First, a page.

Sunday, Sep 22, 2019
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A matter of trust

Dear Editor,

Once again I seek your indulgence in granting me space in your respected forum to express my views on a matter of grave concern.

First I would like to reaffirm my support for our policemen, but this is not about me. It is about our young men, who have absolutely no trust in the police. Not only the young men, but many not-so-young men and women are not happy with the way the police are executing their duties. Many of them feel as if the police are setting them up to fail.

We are all aware of the problems we have with gangs, but that’s not to say every young person is involved with gangs, and the police should treat everyone differently.

Minister Dames spoke to having the police force undergoing fitness training. One would think that this should have happened during recruitment training. What the minister should be concentrating on is training our police in the ways of dealing with the young people so as to gain their trust. Many of the officers, some of them seniors, are in need of such training. Young men are often the victims of violent crimes, and we need them to have confidence in the police if those crimes are going to be reported and dealt with effectively. The police cannot do their job unless people report crime. But young people are so distrusting of the police many of them would not report a crime for fear of becoming a suspect.

While more police on the streets makes some people feel safer, young people are the exception; they are saying they feel less safe when they see the police on the streets. In some cases they fear they will be stopped and interrogated for just being on the streets.

I reiterate that if police officers are expected to respond to the needs of young people then they should receive training in how to work with them. The police must be able to tell the difference between adult and young people’s perceptions. I see police patrolling the area and I feel safe; young people see the police and they go ‘What did I do?’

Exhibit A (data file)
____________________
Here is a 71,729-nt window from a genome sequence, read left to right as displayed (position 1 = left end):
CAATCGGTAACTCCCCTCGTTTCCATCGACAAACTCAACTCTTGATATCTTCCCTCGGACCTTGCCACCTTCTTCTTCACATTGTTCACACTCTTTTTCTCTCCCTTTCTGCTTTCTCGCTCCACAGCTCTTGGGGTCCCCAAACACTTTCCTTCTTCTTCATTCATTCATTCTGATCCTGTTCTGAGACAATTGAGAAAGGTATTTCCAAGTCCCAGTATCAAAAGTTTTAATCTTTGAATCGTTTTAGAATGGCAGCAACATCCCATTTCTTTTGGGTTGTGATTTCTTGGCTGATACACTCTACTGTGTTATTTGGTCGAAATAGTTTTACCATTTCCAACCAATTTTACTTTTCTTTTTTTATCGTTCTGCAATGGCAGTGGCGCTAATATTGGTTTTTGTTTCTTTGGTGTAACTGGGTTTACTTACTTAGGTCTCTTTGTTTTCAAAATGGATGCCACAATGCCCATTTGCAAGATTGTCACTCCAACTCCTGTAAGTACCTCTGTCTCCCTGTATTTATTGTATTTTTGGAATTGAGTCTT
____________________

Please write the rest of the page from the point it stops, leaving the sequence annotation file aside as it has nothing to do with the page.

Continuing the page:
I see a van full of police, and I’m curious; young people see a van and they think, ‘We are going to get bullied’.

Minister, a short while back, police officers were in the communities interacting with the residents. What happened? You were on the cusp of gaining the trust of those you are sworn to protect and serve. The police need to be embedded in the communities they serve. They need to increase the amount of positive interaction with the young people and become a part of their lives, rather than just people who stop and search them. It is important that young people trust the police if we are to improve confidence and prevent crimes. It will take work from both the police and young people to improve their relationship. The question is how do we get the young people to trust the police?

 

– Anthony Pratt

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